Is there anything more impressive than a collection of manly books, displayed proudly on your home library shelf? Perhaps a first edition vinyl of Kind of Blue? Or a 100 year old scotch, waiting for a special occasion?
How about the kind of thing you can’t display for others to just see, but rather can only be witnessed by experience? How about that elusive and impressive thing called Wisdom?
We hopefully have gotten this far in life having picked up a thing or two from our fathers, our friends... Maybe one or two truly impactful teachers. But never underestimate the pure unadulterated nuggets of manly wisdom that can be found in some of America’s classic novels. Chock-full of life lessons and riddled with warnings, the limits to a scholarly advantage over the next man comes down to just your ability to memorize a few true insights from fictional men.
“You are not your job, you're not how much money you have in the bank. You are not the car you drive. You're not the contents of your wallet. You are not your fucking khakis. You are all singing, all dancing crap of the world.” - Chuck Palahniuk, Fight Club
Easily one of the best guy movies ever, Fight Club is also a brilliant read. If you haven’t tried the novel version yet, we highly recommend it. You may need a few extra highlighters. It’s loaded, one after the other, with Palahniuk’s dark wit. Showing us what it means to be a man in today’s consumeristic world, and maybe... just maybe, how to find meaning in it... without all your stuff.
The Great Gatsby
“It’s a great advantage not to drink among hard drinking people.” - F. Scott Fitzgerald, The Great Gatsby
You’ll be hard-pressed to keep the life lessons in this classic cautionary tale limited to one theme. Something that strikes pretty damn relevant today is its commentary on navigating social gatherings. Gatsby got off on being the party host than wasn’t, if only rarely, even seen at his parties. Knowing your limits, whether that means staying sober, or avoiding conflict, is sure to pay off every time.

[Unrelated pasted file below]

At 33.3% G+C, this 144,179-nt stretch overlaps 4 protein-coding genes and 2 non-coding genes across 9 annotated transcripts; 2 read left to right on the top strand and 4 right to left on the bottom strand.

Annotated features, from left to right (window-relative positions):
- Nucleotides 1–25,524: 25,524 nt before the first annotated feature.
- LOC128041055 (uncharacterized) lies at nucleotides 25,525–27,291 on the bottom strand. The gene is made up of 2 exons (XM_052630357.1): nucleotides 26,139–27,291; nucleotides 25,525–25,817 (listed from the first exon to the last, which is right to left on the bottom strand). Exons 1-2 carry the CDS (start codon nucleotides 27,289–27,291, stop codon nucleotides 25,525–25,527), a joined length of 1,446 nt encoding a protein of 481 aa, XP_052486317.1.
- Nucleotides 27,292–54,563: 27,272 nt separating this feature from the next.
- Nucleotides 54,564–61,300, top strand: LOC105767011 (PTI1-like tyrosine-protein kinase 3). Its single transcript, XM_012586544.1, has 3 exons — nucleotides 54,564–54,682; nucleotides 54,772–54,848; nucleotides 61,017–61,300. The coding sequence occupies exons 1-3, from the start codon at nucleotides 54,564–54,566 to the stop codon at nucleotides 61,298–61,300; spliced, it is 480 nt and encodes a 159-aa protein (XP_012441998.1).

The Count of Monte Cristo
“All human wisdom is contained in these two words - Wait and Hope” - Alexandre Dumas, The Count of Monte Cristo
This is a tough read, but pays off in dividends. Not just in its style, but empathizing with our main character, Edmond Dantes, proves challenging. Wrongfully imprisoned, he faces hardship after hardship, and spends every waking moment motivated by only one thing, revenge. Ultimately this instinct leads him to freedom but at what cost? If you make it to the end with Edmond, you’ll learn with him, that revenge and hate are never enough.
“They grew up on the outside of society. They weren't looking for a fight. They were looking to belong.” - S.E. Hinton, The Outsiders
Also famously adapted for the big screen, this great American novel reminds us that changing who we are just to fit in to someone else’s idea of what or who we should be is never worth it. If there’s goodness in you, and you know the right thing to do when the wrong thing is happening, then never risk doing it. There’s a world that just wants to steal your goodness away from you. Don’t let it. You’re better than that.
“Until they became conscious they will never rebel, and until after they have rebelled they cannot become conscious.” - George Orwell, 1984
Politics aside, the warnings in this novel, adapted and derived from in many ways, are timeless. And as a man looks to place himself in the world... to define his role in it... He must be cautious with what identity he choses. As we get older the things we put in our bodies and put on our bodies - the things we choose to associate our worldview with - will echo throughout not only our lives but the lives of those we touch. If a man doesn’t know who he is or what he believes he is in danger of finding in wisdom in those who make his decisions for him. This novel yields many a warning worth filling up a deck of post its and covering all the walls of your home office... at least until they sink in